loading page

Food protein induced allergic proctocolitis: The effect of maternal Mediterranean diet during pregnancy and breastfeeding
  • +6
  • Emilia Vassilopoulou,
  • GAVRIELA FEKETEA,
  • George Konstantinou,
  • Zekakos Xipolias D.,
  • Gerasimina Vallianatou,
  • Petrodimopoulou M.,
  • Vasiliki Vourga,
  • * Tassios,
  • Nikos Papadopoulos
Emilia Vassilopoulou
Department of Nutritional Sciences and Dietetics International Hellenic University Thessaloniki Greece
Author Profile
GAVRIELA FEKETEA
Universitatea de Medicina si Farmacie Iuliu Hatieganu
Author Profile
George Konstantinou
424 Geniko Stratiotiko Nosokomeio Ekpaideuseos
Author Profile
Zekakos Xipolias D.
Department of Nutritional Sciences and Dietetics International Hellenic University Thessaloniki Greece
Author Profile
Gerasimina Vallianatou
Allergy Department 2nd Pediatric Clinic National and Kapodistrian University of Athens Greece
Author Profile
Petrodimopoulou M.
Department of Nutritional Sciences and Dietetics International Hellenic University Thessaloniki Greece
Author Profile
Vasiliki Vourga
Department of Nutritional Sciences and Dietetics International Hellenic University Thessaloniki Greece
Author Profile
* Tassios
Department of Nutritional Sciences and Dietetics International Hellenic University Thessaloniki Greece
Author Profile
Nikos Papadopoulos
Allergy Department 2nd Pediatric Clinic National and Kapodistrian University of Athens Greece
Author Profile

Abstract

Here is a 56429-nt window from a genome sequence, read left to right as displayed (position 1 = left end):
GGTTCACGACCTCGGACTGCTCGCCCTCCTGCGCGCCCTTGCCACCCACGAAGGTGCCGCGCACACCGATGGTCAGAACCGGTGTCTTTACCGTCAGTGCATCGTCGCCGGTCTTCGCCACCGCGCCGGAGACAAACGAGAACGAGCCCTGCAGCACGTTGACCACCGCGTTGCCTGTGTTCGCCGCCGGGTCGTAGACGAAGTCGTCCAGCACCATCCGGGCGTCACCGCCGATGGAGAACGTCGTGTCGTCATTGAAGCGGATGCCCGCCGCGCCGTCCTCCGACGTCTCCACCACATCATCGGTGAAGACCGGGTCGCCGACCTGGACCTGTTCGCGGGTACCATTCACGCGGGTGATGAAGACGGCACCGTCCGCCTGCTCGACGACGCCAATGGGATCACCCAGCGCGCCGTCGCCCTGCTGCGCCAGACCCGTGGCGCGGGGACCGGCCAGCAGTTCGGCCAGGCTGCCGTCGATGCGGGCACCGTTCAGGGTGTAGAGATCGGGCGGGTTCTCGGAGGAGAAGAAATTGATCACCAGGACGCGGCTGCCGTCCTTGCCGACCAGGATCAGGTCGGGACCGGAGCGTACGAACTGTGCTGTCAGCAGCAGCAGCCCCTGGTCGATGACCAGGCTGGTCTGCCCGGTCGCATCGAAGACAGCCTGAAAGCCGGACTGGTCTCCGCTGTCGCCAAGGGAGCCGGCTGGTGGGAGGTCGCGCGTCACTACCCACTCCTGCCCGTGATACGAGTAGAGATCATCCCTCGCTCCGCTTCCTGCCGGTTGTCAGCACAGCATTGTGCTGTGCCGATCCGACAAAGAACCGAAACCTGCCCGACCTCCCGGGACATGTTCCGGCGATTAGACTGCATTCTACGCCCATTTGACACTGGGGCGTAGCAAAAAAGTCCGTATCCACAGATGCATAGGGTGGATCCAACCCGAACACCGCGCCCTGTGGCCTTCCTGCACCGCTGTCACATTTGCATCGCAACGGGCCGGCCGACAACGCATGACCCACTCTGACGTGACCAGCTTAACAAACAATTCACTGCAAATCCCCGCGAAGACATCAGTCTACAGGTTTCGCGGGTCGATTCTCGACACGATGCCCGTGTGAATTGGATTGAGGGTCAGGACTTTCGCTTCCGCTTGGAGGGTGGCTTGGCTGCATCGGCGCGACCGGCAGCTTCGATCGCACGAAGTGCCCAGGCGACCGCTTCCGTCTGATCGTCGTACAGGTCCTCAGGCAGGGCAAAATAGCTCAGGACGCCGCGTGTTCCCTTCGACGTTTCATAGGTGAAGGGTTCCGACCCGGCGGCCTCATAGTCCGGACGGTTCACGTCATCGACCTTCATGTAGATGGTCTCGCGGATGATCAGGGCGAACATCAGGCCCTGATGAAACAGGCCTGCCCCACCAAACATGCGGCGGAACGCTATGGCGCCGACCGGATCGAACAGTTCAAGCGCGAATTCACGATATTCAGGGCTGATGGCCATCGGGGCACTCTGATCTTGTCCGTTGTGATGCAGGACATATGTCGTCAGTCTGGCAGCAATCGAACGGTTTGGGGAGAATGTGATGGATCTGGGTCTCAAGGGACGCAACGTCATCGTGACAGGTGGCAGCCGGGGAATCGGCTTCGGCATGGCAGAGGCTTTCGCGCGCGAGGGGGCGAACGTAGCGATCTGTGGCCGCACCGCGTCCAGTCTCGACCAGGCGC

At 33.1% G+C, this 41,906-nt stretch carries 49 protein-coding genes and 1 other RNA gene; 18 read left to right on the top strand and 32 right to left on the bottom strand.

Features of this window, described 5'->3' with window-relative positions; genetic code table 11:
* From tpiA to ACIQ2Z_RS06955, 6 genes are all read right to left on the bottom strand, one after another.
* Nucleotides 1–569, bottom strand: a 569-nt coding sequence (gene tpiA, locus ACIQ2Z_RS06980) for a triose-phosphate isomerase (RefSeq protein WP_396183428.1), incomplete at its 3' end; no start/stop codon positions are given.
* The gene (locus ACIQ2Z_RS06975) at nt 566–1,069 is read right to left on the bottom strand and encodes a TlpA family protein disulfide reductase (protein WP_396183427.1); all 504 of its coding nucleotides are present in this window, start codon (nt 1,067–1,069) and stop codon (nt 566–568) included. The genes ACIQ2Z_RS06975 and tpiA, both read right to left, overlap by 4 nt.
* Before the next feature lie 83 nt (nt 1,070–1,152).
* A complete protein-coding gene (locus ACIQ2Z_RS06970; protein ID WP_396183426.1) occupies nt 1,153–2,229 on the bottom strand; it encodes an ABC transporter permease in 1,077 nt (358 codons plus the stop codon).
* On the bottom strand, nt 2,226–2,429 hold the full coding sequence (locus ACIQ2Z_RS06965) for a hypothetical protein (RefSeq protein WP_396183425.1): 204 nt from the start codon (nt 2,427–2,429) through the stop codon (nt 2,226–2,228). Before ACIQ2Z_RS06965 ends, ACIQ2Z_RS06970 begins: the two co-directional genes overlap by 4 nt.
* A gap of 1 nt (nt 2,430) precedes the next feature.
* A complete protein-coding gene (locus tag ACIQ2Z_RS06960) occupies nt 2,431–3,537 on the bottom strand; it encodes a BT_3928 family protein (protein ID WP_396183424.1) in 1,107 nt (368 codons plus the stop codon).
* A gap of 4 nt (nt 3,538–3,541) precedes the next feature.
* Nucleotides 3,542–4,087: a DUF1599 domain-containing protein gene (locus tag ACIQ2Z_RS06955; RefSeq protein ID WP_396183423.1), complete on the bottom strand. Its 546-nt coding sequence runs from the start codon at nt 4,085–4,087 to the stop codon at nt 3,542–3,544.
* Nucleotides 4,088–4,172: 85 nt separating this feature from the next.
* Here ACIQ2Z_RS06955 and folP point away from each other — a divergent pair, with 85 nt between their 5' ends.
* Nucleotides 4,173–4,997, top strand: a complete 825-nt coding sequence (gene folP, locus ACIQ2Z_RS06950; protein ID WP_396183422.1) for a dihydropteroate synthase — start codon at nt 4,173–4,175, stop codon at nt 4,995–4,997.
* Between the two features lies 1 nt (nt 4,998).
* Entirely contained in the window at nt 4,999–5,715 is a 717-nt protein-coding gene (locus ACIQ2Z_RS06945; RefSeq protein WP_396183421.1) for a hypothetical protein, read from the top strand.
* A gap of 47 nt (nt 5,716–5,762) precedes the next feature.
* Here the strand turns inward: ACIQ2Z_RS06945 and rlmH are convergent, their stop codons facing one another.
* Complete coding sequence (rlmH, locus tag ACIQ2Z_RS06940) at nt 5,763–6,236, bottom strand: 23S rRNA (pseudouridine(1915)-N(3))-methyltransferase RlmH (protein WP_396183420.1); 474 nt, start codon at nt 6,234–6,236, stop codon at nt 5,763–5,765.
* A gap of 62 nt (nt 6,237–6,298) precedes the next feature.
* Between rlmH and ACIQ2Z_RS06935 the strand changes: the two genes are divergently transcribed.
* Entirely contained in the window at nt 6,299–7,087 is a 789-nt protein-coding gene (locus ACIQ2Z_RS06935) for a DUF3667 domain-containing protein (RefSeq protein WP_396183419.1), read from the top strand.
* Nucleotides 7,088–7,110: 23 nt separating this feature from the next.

Background: The aim of the current investigation was to explore predisposing factors for food protein induced allergic proctocolitis (FPIAP) in Greek infants relevant in the maternal diet, during pregnancy and breastfeeding, as relevant knowledge is limited. Methods: A multicenter retrospective case-control study was conducted in 6 regions in Greece, with 96 mothers of infants with and 141 mothers of infants without a history of FPIAP. Maternal dietary habits during pregnancy and breastfeeding were evaluated with validated questionnaires: a) The Mediterranean Diet (MedDiet) Score, and b) The Mediterranean Oriented Culture Specific Semi-Quantitative Food Frequency Questionnaire. Statistical tests, modeling and exploration of the FPIAP risk in relation to the maternal diet using elastic net regression models were performed with R software and Studio. Results: FPIAP was associated with cow’s milk (83.6%), egg (7.3 %), and wheat, beef (6.4%) in the maternal diet. Adherence to MedDiet was similar among the mothers, but mothers of FPIAP infants consumed more vegetables (p=0.018) and olive oil (p=0.003). Elastic net prediction models showed that, in this Mediterranean population, increased consumption during pregnancy and lactation of common allergens, whole grain products, homemade food, fish and shellfish, fruit offered protection; conversely, high intake of vegetables, sugar and total fat, and non-stick/grilled cooking, increased the risk of FPIAP, as did high intake of salt and white flour during lactation. Conclusions: Components of a maternal Mediterranean diet can protect against FPIAP when traditional cooking methods are adopted and fish, fruit and whole wheat products are consumed frequently.